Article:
- The Washington Times - Monday, January 20, 2003

CALCUTTA, India, Jan. 20 (UPI) — For Arun Jain, chief executive officer of Polaris Software, India's fifth largest software services company, the meeting on Dec. 13, 2002, with executives at the headquarters of the Bank Artha Graha in Jakarta, Indonesia, was supposed to be just another meeting to thrash out a misunderstanding. But it turned out to be his worst nightmare.

Within minutes, the local police with the help of the Indonesian army arrested Jain and his three colleagues. While two of them were later released, Jain and one of his key lieutenants, continued to languish in Jakarta's jail almost held hostage with demands of $10 million.

Subsequently, India's external affairs minister Yashwant Sinha had to speak to his Indonesian counterpart and later on, as reports suggest, even the information technology minister and the Prime Minister's Office had to approach their Indonesian counterparts to get Jain and his colleague freed, which happened 10 days later.

"This is probably the first case of its kind, where the government threw its full weight behind securing the release of a business professional who was wrongly confined," said Kiran Karnik, president of India's leading information-technology industry lobby, The National Association of Software Companies.

But even as this drama sent shivers down the Indian software industry's spine, it made apparent a more serious concern: the risks associated with the Indian software industry's exploration of newer markets as it desperately tries to reduce dependence on Unites States, its largest customer accounting for almost 70 percent of its annual $10 billion revenues.

In the past two years, Indian software companies have aggressively pursued a de-risking strategy to reduce their dependence on the U.S. markets, which have been hit by huge reductions in technology spending.

Although they have been quite successful in venturing into emerging and promising IT markets like those in Africa as well as East and West Asia, by doing so it is now apparent that Indian software service providers have confronted newer risks associated with politics.

What were the problems in Indonesia all about?

A $1.3-million contract was awarded to Polaris to implement three software modules for Bank Artha Graha, which has an asset base of $500 million. However, according to Polaris official response, "in the run-up to the milestones, there had been some disagreement and a certain amount of bad blood had built up over the past six months."

In November, the bank terminated the contract and demanded the $662,000 it had paid as an advance, apart from a penalty of $10 million.

Obviously, the amount was too high for a company whose second-quarter net profits at the end of September were $4.5 million. Jain volunteered to lead a team to Jakarta to convince the client to change its mind but when the two met, the bank charged Polaris with fraud, while Jain contended it was merely a commercial liability and should be resolved through arbitration. Before Jain realized what was happening, they had been arrested.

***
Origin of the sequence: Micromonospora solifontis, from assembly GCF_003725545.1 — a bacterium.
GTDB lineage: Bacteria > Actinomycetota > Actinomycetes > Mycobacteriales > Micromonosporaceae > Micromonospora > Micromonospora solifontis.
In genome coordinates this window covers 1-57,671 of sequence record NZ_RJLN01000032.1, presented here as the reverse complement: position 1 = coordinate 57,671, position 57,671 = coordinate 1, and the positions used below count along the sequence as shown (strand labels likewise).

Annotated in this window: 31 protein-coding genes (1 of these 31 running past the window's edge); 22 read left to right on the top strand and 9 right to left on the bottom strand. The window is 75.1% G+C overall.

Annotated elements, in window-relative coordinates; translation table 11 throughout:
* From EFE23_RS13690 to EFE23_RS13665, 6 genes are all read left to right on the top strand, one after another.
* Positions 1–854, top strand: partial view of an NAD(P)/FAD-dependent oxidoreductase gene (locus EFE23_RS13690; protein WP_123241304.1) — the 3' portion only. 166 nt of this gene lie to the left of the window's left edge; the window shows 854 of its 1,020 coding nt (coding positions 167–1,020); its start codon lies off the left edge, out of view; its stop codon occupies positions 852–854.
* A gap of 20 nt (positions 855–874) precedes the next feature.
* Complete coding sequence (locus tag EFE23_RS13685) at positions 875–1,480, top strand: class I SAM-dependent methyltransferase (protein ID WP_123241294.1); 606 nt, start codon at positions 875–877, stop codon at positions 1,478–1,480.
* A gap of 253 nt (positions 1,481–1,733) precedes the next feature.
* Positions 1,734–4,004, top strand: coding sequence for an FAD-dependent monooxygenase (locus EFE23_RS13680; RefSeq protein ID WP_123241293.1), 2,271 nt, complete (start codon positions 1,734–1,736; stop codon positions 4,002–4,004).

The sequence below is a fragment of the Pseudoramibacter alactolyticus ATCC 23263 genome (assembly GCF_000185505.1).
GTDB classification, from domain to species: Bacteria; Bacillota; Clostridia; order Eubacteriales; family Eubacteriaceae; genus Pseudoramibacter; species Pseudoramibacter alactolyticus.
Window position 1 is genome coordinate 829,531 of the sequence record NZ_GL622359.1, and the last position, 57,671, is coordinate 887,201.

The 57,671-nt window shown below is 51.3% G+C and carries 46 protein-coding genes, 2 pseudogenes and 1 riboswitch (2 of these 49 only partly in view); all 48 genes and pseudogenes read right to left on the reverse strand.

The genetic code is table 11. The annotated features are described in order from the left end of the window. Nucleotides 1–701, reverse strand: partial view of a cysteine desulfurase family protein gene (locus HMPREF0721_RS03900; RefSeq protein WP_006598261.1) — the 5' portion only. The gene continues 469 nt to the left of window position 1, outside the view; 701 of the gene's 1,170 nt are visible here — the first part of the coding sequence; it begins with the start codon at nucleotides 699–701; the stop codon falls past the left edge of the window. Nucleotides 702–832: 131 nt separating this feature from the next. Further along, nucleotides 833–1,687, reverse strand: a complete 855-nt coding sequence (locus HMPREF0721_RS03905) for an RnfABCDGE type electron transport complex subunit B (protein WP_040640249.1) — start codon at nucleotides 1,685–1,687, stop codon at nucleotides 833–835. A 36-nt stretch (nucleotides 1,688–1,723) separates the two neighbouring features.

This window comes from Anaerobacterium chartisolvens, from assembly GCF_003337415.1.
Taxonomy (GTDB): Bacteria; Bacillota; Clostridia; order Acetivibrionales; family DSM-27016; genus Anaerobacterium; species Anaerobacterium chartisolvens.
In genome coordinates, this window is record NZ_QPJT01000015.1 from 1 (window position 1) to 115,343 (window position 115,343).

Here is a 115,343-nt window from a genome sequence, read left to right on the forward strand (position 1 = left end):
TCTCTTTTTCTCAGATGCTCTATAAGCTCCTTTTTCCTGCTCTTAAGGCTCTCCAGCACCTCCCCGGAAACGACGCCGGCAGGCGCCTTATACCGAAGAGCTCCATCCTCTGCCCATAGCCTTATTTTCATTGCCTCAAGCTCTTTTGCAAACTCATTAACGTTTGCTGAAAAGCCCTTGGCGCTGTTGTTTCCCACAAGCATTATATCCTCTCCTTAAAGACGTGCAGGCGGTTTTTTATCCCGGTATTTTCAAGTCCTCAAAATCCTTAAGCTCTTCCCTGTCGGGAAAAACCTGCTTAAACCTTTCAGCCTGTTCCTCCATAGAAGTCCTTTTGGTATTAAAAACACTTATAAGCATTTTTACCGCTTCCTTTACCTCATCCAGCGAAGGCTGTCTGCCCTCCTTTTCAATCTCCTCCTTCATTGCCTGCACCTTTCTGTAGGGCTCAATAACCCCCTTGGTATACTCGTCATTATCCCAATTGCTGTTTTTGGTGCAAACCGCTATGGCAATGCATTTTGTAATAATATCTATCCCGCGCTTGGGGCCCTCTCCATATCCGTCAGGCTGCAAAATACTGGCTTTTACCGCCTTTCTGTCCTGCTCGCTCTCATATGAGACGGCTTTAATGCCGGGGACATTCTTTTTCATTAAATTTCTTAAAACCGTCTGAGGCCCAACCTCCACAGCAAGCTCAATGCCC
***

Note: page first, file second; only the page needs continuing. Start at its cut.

Perhaps the worst impact of this incident is that it rudely nudges awake Indian software companies from the dream that since they are often considered among the best technically and cost-effectively, they have reasons enough for the world to come to their doors.

"A key lesson that his incident has taught Indian software player is to cross check the background of the client," said Ganesh Natarajan, CEO of the software company Zensar Technologies. "Similar incidents can happen to any other player and in any other country. But some countries clearly don't have a proper legal system, and hence it is more dangerous to do business with companies in such countries."

So shaken is the industry that Nasccom is already preparing a database of international companies that have created problems in the past.

"We're working with software services associations in other countries to prepare a cautionary list of companies that vendors will have advance warning about," says Karnik. "Nasscom can — with the experience of its members — caution them on the risks associated with doing business in certain countries."

Sources admit that the software industry learned a few more lessons from this experience. For one, according to Som Mittal of Digital Globalsoft a HP India subsidiary, legal heads of Indian software companies have been forced to create a best-practices manual that can be a ready reckoner for all companies entering into contracts in the future.

Some even consider this incident as a blessing in disguise.

According to Pavan Duggal, an attorney at India' Supreme Court, "as a brighter side, this incident would make Indian firms less aggressive in chasing newer clients."

"In their desperation to tap other parts of the world," says Duggal, "most Indian software companies do not devote enough time in a due diligence study of newer clients," said Duggal. "I believe, thanks to this particular incident, Indian companies will now spend more time in studying their clients."

Clearly, according to Sunil Mehta, vice president at Nasscom, many companies in the Indian software industry haven't yet attained the maturity to work throughout the global environment.

Mehta added that Nasscom in association with the management consultancy firm KPMG, has initiated a survey on the business practices of Indian software and business process outsourcing companies.

But he adds hastily, the success of Nasscom's efforts will depend on how the Indian software industry manages new risks. "While there's potential to grow business in newer markets, as well as through increased outsourcing by U.S. clients, the risks involved are also higher" he says. "And, if one isn't careful enough, the possible losses can wreak havoc."

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